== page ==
to significant growth in the third-party health revenues, which include
Medicare, Medicaid, and private insurance payments. These revenues
increased to $62.8 million from $53.2 million in 2012. IHS funding for
the Nation was most affected by sequestration reductions in 2013 and
totaled $110.3 million compared to $101.6 million in 2012, indicating
that user-growth mitigated the reductions. The total appropriation for
2014 is expected to be $107.5 million, according to a final funding bill
signed on Jan. 17, 2014.
The Nation's health care operations produced an operating surplus of
$28.7 million (unaudited) in 2013, an increase from the $25.4 million
surplus in 2012 (prior to transfers from the gaming enterprise but
includes debt service payments). The Nation covenants to transfer 1.25x
maximum annual debt service (MADS) from gaming to the Department of
Health for debt service; however, because of the strong gains in
third-party revenues, these transfers are not relied on for debt service
and have enabled early paydown of debt: $27 million in fiscal 2011 and
$28 million in fiscal 2013. Currently there are no further plans for
early debt redemption and all debt will retire by 2019. Total
governmental debt outstanding is low relative to the significant amount
of general fund resources on-hand.
SWEEP OF PLEDGED REVENUES; EXCESS COVENANT RESERVES
Pledged health system revenues are swept daily, or when first received,
to the trustee-held bond fund account. The bonds are secured both by the
Nation's full faith and credit and the third-party revenues, which have
experienced good growth. Third-party revenues increased to $62.7 million
in fiscal 2013 from $37.2 million in fiscal 2010. The gross pledged
revenues provided robust 19.6x coverage of MADS in fiscal 2013. The
Nation's only other long-term obligations are roughly $90 million in
property development loans that are repaid by revenues from specific
Additional legal provisions include a liquidity covenant whereby the
Nation must maintain $40 million of its governmental net assets in cash
and minimum fund equity for the health system of $20 million, including
60 days cash on hand. The Nation comfortably exceeds the liquidity
GOVERNMENTAL OPERATIONS REMAIN STRONG
Transfers from the gaming enterprise represent an extremely concentrated
90% of general fund revenues. The amount of the annual gaming transfers
is determined annually by the legislature as part of the Nation's budget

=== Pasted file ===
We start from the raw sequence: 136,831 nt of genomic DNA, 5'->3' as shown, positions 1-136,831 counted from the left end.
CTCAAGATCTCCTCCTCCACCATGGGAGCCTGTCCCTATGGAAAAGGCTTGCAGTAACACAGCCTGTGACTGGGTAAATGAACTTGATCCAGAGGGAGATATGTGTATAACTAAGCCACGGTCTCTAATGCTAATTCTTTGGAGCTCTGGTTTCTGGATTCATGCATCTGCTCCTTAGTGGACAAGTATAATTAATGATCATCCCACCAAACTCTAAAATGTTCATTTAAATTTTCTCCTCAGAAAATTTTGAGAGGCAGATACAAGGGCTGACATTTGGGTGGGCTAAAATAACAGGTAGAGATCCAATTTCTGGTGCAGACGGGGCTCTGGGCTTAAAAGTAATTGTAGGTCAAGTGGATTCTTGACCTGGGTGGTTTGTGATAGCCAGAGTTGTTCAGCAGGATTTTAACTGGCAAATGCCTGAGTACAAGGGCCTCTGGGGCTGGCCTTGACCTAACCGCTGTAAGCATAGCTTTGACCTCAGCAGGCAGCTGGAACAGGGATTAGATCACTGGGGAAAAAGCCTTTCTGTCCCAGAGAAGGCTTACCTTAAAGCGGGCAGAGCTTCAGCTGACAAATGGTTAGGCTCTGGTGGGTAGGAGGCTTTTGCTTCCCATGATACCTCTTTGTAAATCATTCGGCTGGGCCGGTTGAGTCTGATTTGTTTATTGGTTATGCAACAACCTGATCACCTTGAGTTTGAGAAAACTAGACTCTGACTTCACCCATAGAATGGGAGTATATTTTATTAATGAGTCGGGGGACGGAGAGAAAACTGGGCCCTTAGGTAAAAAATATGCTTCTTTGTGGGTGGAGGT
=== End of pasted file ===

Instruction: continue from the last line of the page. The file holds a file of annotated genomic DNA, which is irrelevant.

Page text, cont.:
process rather than by a set, formal transfer rate. The gaming transfers
increased by a 10.8% compounded annual average from fiscal years
2009-2012 and increased another 6% in fiscal 2013 (unaudited). The
Nation has increased governmental spending in conjunction with the
higher gaming transfers to support enhanced services for health,
education, family, and housing. Even with the increased spending the
Nation has posted very large operating margins in four of the past five
fiscal years, with a net deficit in fiscal 2010 corresponding with costs
associated with capital investments.
The Nation has a prudent policy of maintaining at least 100% of the
upcoming budget in cash, which provides for a robust fiscal cushion
against potential swings in gaming revenue and federal budget actions
affecting grant income. The general fund concluded fiscal 2012 with a
very large unrestricted fund balance of $185.5 million (1.7x annual
spending). Total fund balance has doubled since fiscal 2009. The general
fund's liquidity position is also very strong: cash, equivalents, and
investments provide nearly 700 days of cash-on-hand.
The fiscal 2013 audit is in progress (Sept. 30 fiscal year) and,
consistent with prior-year reporting, will be completed by the
nine-month federal reporting deadline in June. Unaudited results show an
estimated $32.8 million general fund surplus (26% of spending) after
gaming transfers, and a corresponding increase in fund balance.
The fiscal 2014 budget increased spending by 10.8% ($14.9 million) as
part of an executive branch department re-organization that increased
governmental headcount by 9% and appropriated additional funds for
program and service enhancements. The Nation budgeted a $141 million
gaming dividend, lower than the $143 million transfer last year, though
the Nation has ample carry-forward reserves to support the recurring
costs for the near term. Fitch believes that the general fund's ample
fiscal cushion and the discretionary nature of the spending increases
indicate a good degree of budget flexibility in the event of unforeseen
revenue declines from weakened gaming performance.
Additional information is available at 'www.fitchratings.com'.
In addition to the sources of information identified in Fitch's
Tax-Supported Rating Criteria, this action was additionally informed by
information from Creditscope, University Financial Associates,
S&P/Case-Shiller Home Price Index, IHS Global Insight, National
Association of Realtors.
Applicable Criteria and Related Research:
--'Tax-Supported Rating Criteria' (Aug. 14, 2012);
--'U.S. Local Government Tax-Supported Rating Criteria' (Aug. 14, 2012);
--Corporate Rating Methodology (Aug. 8 2013);
--U.S. Nonprofit Hospitals and Health Systems Rating Criteria
(Aug. 8, 2013).
U.S. Nonprofit Hospitals and Health Systems Rating Criteria
Corporate Rating Methodology: Including Short-Term Ratings and Parent
and Subsidiary Linkage
Tax-Supported Rating Criteria
U.S. Local Government Tax-Supported Rating Criteria